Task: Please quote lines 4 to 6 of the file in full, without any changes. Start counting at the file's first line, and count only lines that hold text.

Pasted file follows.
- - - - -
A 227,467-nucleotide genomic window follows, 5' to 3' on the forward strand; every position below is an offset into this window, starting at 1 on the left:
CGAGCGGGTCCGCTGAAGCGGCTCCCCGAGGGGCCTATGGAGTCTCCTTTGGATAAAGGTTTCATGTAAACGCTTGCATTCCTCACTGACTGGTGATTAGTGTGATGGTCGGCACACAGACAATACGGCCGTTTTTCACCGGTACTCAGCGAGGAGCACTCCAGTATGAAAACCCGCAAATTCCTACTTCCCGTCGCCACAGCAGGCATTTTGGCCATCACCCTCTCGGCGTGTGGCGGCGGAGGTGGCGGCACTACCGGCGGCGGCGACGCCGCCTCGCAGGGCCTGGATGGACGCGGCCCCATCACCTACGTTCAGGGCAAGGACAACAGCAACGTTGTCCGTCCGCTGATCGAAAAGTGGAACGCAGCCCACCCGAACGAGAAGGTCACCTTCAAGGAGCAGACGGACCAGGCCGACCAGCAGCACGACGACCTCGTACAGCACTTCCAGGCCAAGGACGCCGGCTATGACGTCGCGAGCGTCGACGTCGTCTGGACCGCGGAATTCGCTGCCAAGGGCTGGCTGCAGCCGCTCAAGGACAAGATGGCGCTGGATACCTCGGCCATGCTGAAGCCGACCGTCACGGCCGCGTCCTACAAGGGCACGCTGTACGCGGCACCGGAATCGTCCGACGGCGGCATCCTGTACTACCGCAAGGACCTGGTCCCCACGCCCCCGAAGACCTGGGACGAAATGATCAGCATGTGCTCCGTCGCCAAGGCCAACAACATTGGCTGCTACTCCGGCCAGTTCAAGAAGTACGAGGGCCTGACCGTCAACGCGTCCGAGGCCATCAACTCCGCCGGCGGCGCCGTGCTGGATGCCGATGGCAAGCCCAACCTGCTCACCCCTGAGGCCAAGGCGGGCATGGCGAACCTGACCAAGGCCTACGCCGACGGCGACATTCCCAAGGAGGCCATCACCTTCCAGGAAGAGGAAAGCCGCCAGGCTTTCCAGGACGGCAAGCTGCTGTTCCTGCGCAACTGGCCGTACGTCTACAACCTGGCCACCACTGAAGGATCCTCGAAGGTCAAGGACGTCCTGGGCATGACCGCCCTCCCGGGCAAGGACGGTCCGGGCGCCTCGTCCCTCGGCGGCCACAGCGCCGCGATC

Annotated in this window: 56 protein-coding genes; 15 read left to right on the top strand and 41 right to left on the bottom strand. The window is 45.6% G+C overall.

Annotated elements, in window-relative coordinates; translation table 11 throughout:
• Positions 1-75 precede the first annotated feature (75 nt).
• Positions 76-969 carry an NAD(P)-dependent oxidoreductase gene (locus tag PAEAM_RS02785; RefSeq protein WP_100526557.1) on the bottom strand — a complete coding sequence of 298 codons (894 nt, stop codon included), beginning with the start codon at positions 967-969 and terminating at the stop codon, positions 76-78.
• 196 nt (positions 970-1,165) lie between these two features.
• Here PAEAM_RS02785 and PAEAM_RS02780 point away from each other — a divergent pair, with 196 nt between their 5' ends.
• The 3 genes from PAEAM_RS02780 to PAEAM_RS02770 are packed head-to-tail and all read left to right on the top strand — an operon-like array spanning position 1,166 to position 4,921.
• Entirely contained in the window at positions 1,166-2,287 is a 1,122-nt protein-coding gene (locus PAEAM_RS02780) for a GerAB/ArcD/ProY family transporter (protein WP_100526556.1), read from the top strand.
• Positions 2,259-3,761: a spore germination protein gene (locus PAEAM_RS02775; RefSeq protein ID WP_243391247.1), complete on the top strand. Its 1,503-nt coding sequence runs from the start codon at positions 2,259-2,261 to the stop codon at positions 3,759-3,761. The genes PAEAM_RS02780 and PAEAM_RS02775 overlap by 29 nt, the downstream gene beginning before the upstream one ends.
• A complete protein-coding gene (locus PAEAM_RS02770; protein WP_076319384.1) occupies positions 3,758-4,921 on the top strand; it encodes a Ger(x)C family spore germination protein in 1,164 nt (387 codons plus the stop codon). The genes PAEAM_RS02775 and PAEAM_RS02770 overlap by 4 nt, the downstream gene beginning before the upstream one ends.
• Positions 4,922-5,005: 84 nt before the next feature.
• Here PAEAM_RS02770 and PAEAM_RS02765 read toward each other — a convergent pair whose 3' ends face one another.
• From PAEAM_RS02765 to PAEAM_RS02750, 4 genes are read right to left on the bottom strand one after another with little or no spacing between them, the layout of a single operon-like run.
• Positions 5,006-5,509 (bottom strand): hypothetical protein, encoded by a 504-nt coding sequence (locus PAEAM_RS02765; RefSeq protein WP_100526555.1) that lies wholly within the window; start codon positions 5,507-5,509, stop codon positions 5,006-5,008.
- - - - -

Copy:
Annotated elements, in window-relative coordinates; translation table 11 throughout:
• Positions 1-75 precede the first annotated feature (75 nt).
• Positions 76-969 carry an NAD(P)-dependent oxidoreductase gene (locus tag PAEAM_RS02785; RefSeq protein WP_100526557.1) on the bottom strand — a complete coding sequence of 298 codons (894 nt, stop codon included), beginning with the start codon at positions 967-969 and terminating at the stop codon, positions 76-78.